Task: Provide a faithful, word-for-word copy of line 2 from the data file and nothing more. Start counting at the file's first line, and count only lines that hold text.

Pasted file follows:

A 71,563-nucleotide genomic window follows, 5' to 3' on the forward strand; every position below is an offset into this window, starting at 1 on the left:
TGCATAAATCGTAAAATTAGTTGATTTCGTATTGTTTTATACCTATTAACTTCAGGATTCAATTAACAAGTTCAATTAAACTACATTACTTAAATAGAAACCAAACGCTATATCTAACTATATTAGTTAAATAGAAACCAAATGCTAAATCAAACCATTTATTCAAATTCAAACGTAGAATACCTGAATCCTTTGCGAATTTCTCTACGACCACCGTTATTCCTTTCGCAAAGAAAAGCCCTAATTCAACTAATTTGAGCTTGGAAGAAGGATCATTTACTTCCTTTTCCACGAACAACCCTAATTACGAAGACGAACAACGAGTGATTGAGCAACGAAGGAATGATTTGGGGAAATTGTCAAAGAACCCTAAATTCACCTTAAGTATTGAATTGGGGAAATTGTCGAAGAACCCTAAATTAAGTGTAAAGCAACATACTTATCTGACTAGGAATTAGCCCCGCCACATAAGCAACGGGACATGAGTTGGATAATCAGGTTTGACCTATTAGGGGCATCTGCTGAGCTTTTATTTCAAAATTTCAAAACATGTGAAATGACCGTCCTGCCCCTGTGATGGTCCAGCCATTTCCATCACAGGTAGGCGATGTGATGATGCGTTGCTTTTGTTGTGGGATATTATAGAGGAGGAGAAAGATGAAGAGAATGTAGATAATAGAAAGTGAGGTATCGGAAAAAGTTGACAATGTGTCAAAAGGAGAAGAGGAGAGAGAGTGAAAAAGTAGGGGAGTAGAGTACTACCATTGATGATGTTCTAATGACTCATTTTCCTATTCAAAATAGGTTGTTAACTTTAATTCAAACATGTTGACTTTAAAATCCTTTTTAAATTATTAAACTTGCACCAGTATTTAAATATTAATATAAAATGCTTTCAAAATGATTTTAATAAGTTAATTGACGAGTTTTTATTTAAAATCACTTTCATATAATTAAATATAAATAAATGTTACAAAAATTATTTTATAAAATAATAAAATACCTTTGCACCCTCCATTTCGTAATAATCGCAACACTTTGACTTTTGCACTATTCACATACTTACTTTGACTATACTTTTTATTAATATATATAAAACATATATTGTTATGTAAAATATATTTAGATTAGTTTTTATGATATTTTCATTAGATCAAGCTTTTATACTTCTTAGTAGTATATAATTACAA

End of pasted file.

TGCATAAATCGTAAAATTAGTTGATTTCGTATTGTTTTATACCTATTAACTTCAGGATTCAATTAACAAGTTCAATTAAACTACATTACTTAAATAGAAACCAAACGCTATATCTAACTATATTAGTTAAATAGAAACCAAATGCTAAATCAAACCATTTATTCAAATTCAAACGTAGAATACCTGAATCCTTTGCGAATTTCTCTACGACCACCGTTATTCCTTTCGCAAAGAAAAGCCCTAATTCAACTAATTTGAGCTTGGAAGAAGGATCATTTACTTCCTTTTCCACGAACAACCCTAATTACGAAGACGAACAACGAGTGATTGAGCAACGAAGGAATGATTTGGGGAAATTGTCAAAGAACCCTAAATTCACCTTAAGTATTGAATTGGGGAAATTGTCGAAGAACCCTAAATTAAGTGTAAAGCAACATACTTATCTGACTAGGAATTAGCCCCGCCACATAAGCAACGGGACATGAGTTGGATAATCAGGTTTGACCTATTAGGGGCATCTGCTGAGCTTTTATTTCAAAATTTCAAAACATGTGAAATGACCGTCCTGCCCCTGTGATGGTCCAGCCATTTCCATCACAGGTAGGCGATGTGATGATGCGTTGCTTTTGTTGTGGGATATTATAGAGGAGGAGAAAGATGAAGAGAATGTAGATAATAGAAAGTGAGGTATCGGAAAAAGTTGACAATGTGTCAAAAGGAGAAGAGGAGAGAGAGTGAAAAAGTAGGGGAGTAGAGTACTACCATTGATGATGTTCTAATGACTCATTTTCCTATTCAAAATAGGTTGTTAACTTTAATTCAAACATGTTGACTTTAAAATCCTTTTTAAATTATTAAACTTGCACCAGTATTTAAATATTAATATAAAATGCTTTCAAAATGATTTTAATAAGTTAATTGACGAGTTTTTATTTAAAATCACTTTCATATAATTAAATATAAATAAATGTTACAAAAATTATTTTATAAAATAATAAAATACCTTTGCACCCTCCATTTCGTAATAATCGCAACACTTTGACTTTTGCACTATTCACATACTTACTTTGACTATACTTTTTATTAATATATATAAAACATATATTGTTATGTAAAATATATTTAGATTAGTTTTTATGATATTTTCATTAGATCAAGCTTTTATACTTCTTAGTAGTATATAATTACAA